Belts, boots, and other leather goods are cut from oak bark or wattle tanned leather, made in England at a tannery where leather has been produced, by largely unchanged methods, since Roman times.
The traditional bark tannage takes up to 18 months, during which time the hides are moved between successively stronger tan pits.The tannins in the woods slowly cure the skins and produce a rich, dense leather which mellows and improves in character with age and use.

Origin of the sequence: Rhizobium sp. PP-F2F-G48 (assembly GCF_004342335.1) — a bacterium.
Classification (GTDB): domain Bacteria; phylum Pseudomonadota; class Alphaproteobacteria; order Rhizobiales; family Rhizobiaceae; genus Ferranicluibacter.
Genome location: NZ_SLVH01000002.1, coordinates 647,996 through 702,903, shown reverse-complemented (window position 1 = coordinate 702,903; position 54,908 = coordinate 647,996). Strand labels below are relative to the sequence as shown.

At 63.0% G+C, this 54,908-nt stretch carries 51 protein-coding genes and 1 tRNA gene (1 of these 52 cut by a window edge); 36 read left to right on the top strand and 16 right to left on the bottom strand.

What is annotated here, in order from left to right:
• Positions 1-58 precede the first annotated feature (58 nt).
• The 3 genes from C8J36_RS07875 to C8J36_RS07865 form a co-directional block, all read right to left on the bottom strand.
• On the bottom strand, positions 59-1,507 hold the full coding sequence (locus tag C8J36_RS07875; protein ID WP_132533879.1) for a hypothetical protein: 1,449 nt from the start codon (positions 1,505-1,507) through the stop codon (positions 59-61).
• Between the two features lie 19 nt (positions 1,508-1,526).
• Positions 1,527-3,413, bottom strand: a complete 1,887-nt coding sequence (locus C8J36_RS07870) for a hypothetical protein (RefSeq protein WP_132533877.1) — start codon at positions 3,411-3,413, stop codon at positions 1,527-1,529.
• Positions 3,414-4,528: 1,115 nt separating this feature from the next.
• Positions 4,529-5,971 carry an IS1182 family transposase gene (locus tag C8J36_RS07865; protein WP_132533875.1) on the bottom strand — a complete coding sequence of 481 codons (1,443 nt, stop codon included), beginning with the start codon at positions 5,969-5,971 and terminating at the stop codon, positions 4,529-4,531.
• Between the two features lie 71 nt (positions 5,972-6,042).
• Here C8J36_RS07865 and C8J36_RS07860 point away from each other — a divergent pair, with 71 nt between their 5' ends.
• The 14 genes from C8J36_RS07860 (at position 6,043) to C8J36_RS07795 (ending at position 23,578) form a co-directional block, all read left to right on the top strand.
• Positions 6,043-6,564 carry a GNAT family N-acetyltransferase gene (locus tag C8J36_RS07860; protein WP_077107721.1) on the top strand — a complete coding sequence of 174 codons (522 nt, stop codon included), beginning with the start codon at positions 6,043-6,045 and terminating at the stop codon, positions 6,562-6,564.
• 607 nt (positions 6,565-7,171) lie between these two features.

Bark and wood chips from the wattle (or mimosa) tree, are used mixed with chestnut to produce a slightly softer, more flexible leather, suitable for lighter weight items which would be too stiff if cut from oak bark tanned skin.
After tanning and staining, the leather is given a final heavy dressing with mutton tallow dubbin. This is left on the finished article, visable as a white bloom on the surface of the grain. The bloom will rub off the leather quite easily, but ensures that the item stays supple until it is ready to wear.